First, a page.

|Just As Colorful, But Less Inspired.|
Having no access to a mimeograph machines (kids, that what we called copiers back in the day) she painstakingly re-wrote each article in perfect D'Nealian handwriting and illustrated each copy. Critics would later likened those surviving first editions to St. John's Illuminated Bible.
Days passed. The little gazettes were ignored by most neighbors. The papers, lovingly bound with rubber bands were mistaken for mass mailing flyers and were tossed in garbage cans without a second look.
The little girl saw all this. Her labor of love and creativity trashed. She pondered for a moment and thought, "Well, there goes two days of work for nothing. I'm gonna swim now." Because really? What kid wouldn't want to swim in the neighbor's pool?
Twenty plus years later, on this particular day, this now older girl (because she maintains she will NEVER GROW UP) met up with two editors. Between these two editors their resumes spanned the globe: NY Times, Boston Globe, Miami Herald, Tampa Tribune; they had worked in Germany, South American, Thailand, India. To say the least, it was an impressive meeting.
What began as an interview for a recurring column on health, fitness, and dog care (how those go together, she wasn't sure), turned into an offer to be a manager of a regional newspaper. The editors were impressed with her background, her skills, and her adventurous spirit. Her first business meeting will take place on Saturday and by Monday, she'll hit the ground running.
And she lived happily ever after. Until she couldn't fall asleep because she was so excited!
(So these are the details of the story. I had answered an ad on Craigslist that advertized a position of a writer for the Dade City community for a on-line newspaper. After speaking briefly on the phone to one of the owner and playing telephone tag over the holidays, I wasn't too convinced that I wouldn't be meeting up with two retirees who decided to take up on-line news reporting as a hobby. However, I kept the appointment and the rest is as above.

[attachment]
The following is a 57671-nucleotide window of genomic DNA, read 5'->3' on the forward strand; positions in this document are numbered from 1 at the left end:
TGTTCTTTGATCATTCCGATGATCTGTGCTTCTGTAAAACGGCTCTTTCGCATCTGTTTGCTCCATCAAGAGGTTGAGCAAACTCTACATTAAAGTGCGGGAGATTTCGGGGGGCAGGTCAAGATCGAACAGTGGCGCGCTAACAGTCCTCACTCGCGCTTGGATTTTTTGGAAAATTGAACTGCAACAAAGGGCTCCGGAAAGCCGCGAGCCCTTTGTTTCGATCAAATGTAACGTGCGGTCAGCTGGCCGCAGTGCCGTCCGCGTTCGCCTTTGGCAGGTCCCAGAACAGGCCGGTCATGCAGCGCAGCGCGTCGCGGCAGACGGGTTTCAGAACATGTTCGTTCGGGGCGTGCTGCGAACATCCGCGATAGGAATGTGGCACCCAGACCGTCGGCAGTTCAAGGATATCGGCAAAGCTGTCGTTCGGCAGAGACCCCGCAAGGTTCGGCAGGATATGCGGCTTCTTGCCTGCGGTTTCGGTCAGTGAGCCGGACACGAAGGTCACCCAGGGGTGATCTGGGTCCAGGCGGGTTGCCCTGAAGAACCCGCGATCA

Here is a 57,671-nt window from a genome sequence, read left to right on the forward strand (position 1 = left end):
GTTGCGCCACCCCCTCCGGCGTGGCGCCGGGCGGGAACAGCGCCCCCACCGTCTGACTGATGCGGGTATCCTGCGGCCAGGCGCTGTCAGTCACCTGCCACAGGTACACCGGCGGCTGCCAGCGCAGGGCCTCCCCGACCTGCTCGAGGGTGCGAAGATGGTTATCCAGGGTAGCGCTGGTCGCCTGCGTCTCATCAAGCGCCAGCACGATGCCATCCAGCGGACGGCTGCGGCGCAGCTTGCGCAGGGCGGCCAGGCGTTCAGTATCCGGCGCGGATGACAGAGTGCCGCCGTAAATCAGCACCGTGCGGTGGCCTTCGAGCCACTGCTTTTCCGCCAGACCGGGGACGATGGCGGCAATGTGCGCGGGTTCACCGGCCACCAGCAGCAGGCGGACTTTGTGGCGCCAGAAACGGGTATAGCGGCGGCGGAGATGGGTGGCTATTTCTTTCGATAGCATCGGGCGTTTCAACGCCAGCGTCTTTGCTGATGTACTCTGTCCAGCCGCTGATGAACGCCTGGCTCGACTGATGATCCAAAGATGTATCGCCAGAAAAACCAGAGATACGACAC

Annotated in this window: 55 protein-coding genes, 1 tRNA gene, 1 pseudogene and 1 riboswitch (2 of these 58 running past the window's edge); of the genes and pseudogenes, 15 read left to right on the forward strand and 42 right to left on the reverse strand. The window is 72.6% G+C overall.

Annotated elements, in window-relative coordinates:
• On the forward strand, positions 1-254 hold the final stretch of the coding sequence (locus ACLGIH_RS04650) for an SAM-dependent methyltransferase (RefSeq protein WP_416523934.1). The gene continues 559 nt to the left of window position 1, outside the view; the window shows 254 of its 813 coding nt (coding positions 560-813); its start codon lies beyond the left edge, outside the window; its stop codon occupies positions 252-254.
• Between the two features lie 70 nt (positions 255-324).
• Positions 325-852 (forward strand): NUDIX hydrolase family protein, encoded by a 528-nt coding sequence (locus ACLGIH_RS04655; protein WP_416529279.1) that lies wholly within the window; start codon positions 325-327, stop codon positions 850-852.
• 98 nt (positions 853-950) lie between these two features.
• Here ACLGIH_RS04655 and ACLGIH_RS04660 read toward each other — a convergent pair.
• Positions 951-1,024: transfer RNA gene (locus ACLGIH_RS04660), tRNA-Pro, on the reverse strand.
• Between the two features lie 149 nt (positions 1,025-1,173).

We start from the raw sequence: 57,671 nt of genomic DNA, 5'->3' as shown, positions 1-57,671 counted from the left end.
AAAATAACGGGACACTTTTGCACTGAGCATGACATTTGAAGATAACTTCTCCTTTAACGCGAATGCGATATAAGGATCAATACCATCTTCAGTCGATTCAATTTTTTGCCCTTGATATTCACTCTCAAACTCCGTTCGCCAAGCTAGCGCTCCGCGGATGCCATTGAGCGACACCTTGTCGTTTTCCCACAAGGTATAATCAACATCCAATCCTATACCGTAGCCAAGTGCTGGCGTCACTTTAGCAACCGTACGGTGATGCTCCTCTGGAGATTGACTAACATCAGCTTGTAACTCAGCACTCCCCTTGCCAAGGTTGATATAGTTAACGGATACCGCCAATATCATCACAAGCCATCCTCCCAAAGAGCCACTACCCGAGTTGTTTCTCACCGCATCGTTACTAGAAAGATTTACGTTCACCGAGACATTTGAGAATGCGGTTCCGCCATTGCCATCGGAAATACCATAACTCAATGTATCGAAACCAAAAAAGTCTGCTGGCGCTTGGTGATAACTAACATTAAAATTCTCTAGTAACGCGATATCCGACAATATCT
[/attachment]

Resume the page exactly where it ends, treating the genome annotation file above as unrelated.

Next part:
Long before we had giant news corporations, towns and communities put out their own papers. So my job is to launch the Dade City version of this newspaper. It'll feature local events and people. And seeing as we all have a natural propensity towards narcissism it shouldn't be too hard to have the highschool kids phone their sports scores to me, soccer moms to email pictures, and the garden club to wax poetic about their spring blooms. People love reading about themselves. Small businesses will get exposure on a level that they couldn't afford before.
I have to sell ad space in addition to managing articles that need to be published, editing documents for quality, and making contacts within the community. And I think I really can do it.
The wonderful thing about these editors is that they understand the meaning of community. 15% of each client's ad fee will go into a community slush fund. Once a month, 10 members from the community will decide where that money will go, whether to a needy family, replacing flower beds around city hall, or improving existing buildings.
I'm going to be helping small businesses develop. I'm going to know that children will smile when they can point to an article and recognize their face from the action shots captured during a game. It'll be amazing to know that whatever ad revenue I can pull in will go to help those who might not be in a good spot, places that I've been in before.
It's going to be a lot of hard work, especially in the beginning. But I can still work from home, (yea for yoga pants!), set my own hours, and keep working with The Band. This is an amazing chance for growth for me.
I know I will still have my days where my demons want to drag me down into depressive, anxiety ridden pits of self-doubt. I know that I will freak out and get writers block. But I know that I can keep fighting through it. I know I can do it.)
And I know that I have you, dear readers, to thank. Your comments, your warm wishes keep me up. Thanks for believing in me thus far.